In the Spotlight: Welcome to Spring 2023!

Yellow flower in full bloom
Mid-winter Optimism I” by Carl Campbell via Flickr, licensed under CC BY-SA 2.0

It might not look like spring outside, but welcome back for the Spring 2023 semester!

The OpenLab team is excited to work with you as you do great things on the OpenLab–and to help you learn more about using the OpenLab and working in an open community.

The OpenLab team has been busy adding new features and functionality. For example, you may have noticed some changes to the tools that are on by default in the profile of your course, project, or club. One addition is an Announcements feature, which allows admins of a Course, Project, or Club to post announcements that appear just beneath the avatar on a group’s profile. These provide an easy and prominent way to share announcements with members, such as an upcoming class, event, meeting. In addition to appearing on the profile, these announcements will also be sent via email notification to help ensure that everyone who needs to see them does. Announcements are activated by default, but admins can deactivate them in Profile > Settings, if you don’t plan to use them.

There are other helpful improvements that we described in the January 2023 Release Notes–we’ll be spotlighting some of them soon!

Be sure to check out the Spring 2023 OpenLab support options and join us for synchronous support:

  • Open Hours: students, faculty, and staff can sign up for open hours, one-on-one appointments to ask specific questions or ask to learn more about topics ranging from getting started to using a tool to implementing pedagogical approach. We’ve added a new tool for registering for open hours, which allows site admins to embed Calendly–many of you use this tool already, and now you can feature your Calendly directly in a page or post on your site–activate the Embed Calendly plugin via Dashboard>Plugins>Embed Calendly.
  • Workshops: If you missed the OpenLab workshops during intersession, you can request a workshop on any topic or technique! Bring a few colleagues, fellow students, or officemates to learn about how to build something, do something, or use something on the OpenLab!

There are also great asynchronous options for support:

  • Faculty members with any questions about getting your course site ready for the semester can refer to the helpful tips posted in the Teaching with the OpenLab module.
  • Students getting ready to use the OpenLab this semester can use the helpful OpenLab for Students module.
  • Everyone can get inspired by what this community has done on the OpenLab by looking through our past In the Spotlight posts.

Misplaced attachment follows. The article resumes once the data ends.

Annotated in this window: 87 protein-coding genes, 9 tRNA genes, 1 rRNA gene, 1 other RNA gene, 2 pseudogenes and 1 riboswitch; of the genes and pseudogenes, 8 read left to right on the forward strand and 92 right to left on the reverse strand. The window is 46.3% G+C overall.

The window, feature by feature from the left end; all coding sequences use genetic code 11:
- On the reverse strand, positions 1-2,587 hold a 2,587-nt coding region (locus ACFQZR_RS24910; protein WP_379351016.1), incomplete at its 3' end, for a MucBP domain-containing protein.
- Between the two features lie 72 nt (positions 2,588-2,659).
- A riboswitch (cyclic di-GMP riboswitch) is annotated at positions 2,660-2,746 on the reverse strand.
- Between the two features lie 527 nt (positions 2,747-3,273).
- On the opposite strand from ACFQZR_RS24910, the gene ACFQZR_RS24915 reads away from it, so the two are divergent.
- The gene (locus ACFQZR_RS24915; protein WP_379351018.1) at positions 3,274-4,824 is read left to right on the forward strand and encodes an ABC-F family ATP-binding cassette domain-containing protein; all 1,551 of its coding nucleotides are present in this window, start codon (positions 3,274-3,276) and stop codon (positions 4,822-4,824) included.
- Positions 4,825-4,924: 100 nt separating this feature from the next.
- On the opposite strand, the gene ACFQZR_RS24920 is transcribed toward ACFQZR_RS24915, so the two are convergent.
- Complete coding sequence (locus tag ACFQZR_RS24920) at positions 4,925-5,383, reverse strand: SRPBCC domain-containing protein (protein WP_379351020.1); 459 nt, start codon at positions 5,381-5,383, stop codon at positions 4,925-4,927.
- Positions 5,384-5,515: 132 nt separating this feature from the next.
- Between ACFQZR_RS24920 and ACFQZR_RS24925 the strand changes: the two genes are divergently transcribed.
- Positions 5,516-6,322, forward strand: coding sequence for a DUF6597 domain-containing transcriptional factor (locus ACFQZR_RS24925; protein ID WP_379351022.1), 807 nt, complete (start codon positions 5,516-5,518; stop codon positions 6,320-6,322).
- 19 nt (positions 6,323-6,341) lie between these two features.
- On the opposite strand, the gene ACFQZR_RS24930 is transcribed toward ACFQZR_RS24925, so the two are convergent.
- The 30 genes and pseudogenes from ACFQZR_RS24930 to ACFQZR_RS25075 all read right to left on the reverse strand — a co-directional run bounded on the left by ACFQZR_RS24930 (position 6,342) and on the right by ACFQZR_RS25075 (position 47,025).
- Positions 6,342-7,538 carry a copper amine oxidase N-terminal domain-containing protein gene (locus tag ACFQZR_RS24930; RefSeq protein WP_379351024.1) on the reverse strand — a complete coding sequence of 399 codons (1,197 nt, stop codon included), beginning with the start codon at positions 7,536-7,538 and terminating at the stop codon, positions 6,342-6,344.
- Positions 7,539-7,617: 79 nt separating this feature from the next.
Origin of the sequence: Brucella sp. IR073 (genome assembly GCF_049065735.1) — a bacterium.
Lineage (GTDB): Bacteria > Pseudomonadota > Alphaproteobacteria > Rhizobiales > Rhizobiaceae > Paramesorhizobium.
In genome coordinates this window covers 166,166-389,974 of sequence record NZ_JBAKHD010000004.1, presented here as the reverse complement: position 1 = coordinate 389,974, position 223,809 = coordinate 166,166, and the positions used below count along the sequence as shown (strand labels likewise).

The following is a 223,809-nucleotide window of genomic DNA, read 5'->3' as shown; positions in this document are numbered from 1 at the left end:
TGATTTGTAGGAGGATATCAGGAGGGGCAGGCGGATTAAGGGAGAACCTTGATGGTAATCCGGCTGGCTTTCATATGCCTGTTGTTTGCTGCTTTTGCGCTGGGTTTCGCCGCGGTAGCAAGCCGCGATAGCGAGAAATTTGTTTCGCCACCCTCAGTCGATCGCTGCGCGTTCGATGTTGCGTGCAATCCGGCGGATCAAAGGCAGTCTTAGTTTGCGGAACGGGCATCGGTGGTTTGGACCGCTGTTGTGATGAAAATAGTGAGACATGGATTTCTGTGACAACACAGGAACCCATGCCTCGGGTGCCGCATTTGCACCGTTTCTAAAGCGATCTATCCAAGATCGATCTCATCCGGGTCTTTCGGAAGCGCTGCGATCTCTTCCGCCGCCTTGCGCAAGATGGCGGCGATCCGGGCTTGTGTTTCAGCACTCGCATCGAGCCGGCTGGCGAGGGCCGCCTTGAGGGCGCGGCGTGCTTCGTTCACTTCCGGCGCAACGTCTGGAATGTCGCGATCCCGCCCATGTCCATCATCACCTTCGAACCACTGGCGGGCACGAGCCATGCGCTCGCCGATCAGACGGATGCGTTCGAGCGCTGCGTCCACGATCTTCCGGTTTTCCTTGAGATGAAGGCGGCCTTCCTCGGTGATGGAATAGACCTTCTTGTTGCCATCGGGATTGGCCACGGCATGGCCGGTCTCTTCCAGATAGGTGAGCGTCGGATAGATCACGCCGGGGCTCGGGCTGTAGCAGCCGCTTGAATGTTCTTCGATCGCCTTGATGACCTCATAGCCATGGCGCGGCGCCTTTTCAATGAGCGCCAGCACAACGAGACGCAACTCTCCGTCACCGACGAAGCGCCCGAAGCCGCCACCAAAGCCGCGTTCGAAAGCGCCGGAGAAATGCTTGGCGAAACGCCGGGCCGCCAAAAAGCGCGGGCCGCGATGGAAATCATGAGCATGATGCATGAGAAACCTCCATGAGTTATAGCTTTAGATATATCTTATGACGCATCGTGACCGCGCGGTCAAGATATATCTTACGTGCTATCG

• The Help materials on the OpenLab are extensive, guiding members through creating and working in Courses, Projects, Clubs, and Portfolios. For example, our help documentation will walk instructors through step-by-step how to add students in bulk to your course by using a list of student emails, a feature we added a few semesters ago. Being able to add students to courses this way is so convenient, we even spotlighted it! Students, this means you might find yourself *automagically* added into a course without having to request membership or join it yourself.
  • As always, reach out to us if you need additional help: openlab@citytech.cuny.edu.

Wishing everyone a safe, healthy, and inspiring start to the semester. See you on the OpenLab!

In the Spotlight: The Seventh Annual City Tech Science Fiction Symposium


The Spotlight is on the Science Fiction at City Tech website leading up to the Seventh Annual City Tech Science Fiction Symposium on December 6th, from 9:00 A.M. to 5:00 P.M. E.ST. The theme for this year is “Science Fiction and the Archive.” The discussions will be on various questions like What role do digital technologies and social networks play in creating the Science Fiction Archive? How can the SF Archive be inclusive and representative? For the second time, the winner of the Analog Award for Emerging Black Voices will be announced by Analog Science Fiction and Fact.  

Co-organizers Jill Belli, Wanett Clyde, Jason W. Ellis, Kel Karpinski, and Lucas Kwong invite everyone to join for the day-long event or stopping by as schedules permit. The event will happen online, free and open to everyone, and will also be livestreamed on YouTube. Links for registration and the livestream on YouTube, along with the symposium program, are available on the Science Fiction at City Tech OpenLab site–that’s also where you can register, RSVP, and learn more about the program.

The event is sponsored by the School of Arts and Sciences at the New York City College of Technology, CUNY.

In the Spotlight: Fall 2022 Welcome!

Welcome” by Stuart Caie on Flickr, licensed under CC BY 2.0

Welcome to a new academic year! We’ve heard that this semester, City Tech is welcoming even more new students and faculty members–so welcome to everyone new, and welcome back to everyone returning!

The OpenLab team is excited to work with you this semester as you do great things on the OpenLab–and to help you learn more about using the OpenLab and working in an open community. Check out the Fall 2022 OpenLab support options and join us for synchronous support:

  • Open Hours: students, faculty, and staff can sign up for open hours, one-on-one appointments to ask specific questions or ask to learn more about topics ranging from getting started to using a tool to implementing pedagogical approach.